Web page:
March 6, 2007, - 12:13 pm
By Debbie Schlussel
USA Today media and journalism critic Peter Johnson finally noticed something we’ve seen all along: advocacy journalism–biased, one-sided news coverage with an agenda–is predominant, today:
The “social journalism” that made Oprah Winfrey an international fairy godmother is the new rage in network and cable news, and it’s expanding to other media.
Increasingly, journalists and talk-show hosts want to “own” a niche issue or problem, find ways to solve it and be associated with making this world a better place, as Winfrey has done with obesity, literacy and, most recently, education by founding a girls school in South Africa.
Experts say the competitive landscape, the need to be different and to keep eyeballs returning, is driving this trend, along with a genuine desire from some anchors and reporters to do good.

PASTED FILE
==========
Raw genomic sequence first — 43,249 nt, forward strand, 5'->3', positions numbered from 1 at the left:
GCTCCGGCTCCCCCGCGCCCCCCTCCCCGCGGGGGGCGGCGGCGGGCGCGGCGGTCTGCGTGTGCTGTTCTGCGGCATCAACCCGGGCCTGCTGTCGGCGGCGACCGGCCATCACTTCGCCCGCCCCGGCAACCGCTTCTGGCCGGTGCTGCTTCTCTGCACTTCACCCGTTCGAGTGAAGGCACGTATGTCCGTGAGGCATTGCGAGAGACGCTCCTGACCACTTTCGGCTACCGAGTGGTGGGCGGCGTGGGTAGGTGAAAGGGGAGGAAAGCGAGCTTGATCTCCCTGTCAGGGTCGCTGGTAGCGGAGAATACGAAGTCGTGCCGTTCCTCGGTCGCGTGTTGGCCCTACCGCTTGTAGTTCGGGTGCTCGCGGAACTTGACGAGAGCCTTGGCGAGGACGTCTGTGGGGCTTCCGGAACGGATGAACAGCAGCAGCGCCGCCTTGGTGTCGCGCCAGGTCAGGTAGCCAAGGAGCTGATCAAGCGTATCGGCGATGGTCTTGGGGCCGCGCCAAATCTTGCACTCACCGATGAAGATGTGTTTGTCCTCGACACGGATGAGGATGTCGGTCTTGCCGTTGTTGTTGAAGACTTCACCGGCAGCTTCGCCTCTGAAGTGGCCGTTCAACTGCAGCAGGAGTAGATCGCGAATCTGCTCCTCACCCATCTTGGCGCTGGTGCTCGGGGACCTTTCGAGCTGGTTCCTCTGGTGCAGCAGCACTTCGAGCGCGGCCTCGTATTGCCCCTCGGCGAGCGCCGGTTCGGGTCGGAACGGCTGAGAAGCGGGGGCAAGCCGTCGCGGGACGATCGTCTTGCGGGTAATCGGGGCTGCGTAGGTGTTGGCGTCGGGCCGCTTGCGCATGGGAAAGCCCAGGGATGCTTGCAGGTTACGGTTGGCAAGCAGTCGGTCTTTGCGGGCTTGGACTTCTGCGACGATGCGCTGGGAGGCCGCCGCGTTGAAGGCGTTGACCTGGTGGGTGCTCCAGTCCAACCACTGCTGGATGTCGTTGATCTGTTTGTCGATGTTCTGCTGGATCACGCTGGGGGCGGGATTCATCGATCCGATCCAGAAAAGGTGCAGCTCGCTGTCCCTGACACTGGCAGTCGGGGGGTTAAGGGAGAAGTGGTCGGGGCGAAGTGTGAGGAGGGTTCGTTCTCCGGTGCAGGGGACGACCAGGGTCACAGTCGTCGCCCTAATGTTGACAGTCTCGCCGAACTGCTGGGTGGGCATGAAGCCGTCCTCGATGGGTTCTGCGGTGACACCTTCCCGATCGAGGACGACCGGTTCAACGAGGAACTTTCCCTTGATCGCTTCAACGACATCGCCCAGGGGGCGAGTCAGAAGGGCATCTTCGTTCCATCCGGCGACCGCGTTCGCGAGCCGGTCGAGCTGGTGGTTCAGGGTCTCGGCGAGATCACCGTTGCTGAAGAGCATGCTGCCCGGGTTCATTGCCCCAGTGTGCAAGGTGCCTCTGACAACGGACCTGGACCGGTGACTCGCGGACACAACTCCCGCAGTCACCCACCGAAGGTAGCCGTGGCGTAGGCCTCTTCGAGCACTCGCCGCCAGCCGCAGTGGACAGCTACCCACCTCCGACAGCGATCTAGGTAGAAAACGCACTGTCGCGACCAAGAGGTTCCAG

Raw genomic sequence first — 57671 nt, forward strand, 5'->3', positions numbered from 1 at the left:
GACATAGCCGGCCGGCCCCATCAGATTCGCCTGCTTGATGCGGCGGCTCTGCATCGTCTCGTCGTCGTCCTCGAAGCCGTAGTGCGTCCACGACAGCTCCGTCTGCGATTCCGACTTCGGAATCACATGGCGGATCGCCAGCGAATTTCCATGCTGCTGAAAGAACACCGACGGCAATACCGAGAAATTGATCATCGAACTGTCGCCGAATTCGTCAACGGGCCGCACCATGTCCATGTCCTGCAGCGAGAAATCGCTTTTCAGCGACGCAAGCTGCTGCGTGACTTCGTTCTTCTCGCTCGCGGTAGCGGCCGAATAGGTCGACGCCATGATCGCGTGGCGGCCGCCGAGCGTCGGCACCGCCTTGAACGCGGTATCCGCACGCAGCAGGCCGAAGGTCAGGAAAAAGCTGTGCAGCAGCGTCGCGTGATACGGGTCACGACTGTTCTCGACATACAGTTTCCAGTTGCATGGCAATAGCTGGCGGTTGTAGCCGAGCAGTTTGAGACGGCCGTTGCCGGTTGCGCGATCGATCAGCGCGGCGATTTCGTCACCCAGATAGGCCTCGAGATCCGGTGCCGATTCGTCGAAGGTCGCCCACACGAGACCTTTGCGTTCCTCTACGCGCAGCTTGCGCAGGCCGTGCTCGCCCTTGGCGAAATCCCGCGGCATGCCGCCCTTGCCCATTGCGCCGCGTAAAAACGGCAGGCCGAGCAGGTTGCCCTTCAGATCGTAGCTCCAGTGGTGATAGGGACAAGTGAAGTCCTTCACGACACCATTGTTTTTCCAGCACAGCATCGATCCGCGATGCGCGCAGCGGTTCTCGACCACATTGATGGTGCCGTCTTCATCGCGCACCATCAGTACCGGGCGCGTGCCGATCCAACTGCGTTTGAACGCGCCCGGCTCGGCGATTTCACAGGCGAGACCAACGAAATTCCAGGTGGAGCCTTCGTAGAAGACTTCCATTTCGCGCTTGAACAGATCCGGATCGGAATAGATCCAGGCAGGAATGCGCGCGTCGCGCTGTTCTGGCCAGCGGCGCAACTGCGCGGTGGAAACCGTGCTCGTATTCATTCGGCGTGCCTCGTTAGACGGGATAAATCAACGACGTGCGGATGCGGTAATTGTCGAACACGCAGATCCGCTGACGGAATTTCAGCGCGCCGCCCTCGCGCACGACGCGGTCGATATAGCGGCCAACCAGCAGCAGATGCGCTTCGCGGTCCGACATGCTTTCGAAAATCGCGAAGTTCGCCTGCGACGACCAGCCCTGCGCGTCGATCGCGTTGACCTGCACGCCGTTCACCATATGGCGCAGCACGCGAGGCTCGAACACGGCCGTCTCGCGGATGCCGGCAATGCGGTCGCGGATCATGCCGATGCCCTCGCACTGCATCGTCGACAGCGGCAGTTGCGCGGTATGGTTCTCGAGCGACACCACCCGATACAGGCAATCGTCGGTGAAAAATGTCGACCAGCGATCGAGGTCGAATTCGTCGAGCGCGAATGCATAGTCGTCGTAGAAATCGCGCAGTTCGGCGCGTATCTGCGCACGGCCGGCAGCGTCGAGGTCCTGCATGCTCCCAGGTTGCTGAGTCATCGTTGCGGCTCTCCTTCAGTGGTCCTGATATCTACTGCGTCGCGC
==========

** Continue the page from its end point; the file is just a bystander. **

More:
Wrong. Reporters don’t care about doing good. Neither does Oprah. They care about you thinking they’re doing good. It’s all about PR for their image. And they care about advancing their own agendas.
Nothing positive about that.
Not sure how Oprah’s endless self-promotion of how she spent millions on a school in South Africa, suddenly makes her “own” the “education niche.” Puh-leeze.
She does own the trumpet-my-own-horn niche. But that’s not “journalism.”
Tags: Debbie Schlussel, obesity, Oprah Winfrey, Peter Johnson, South Africa, USA Today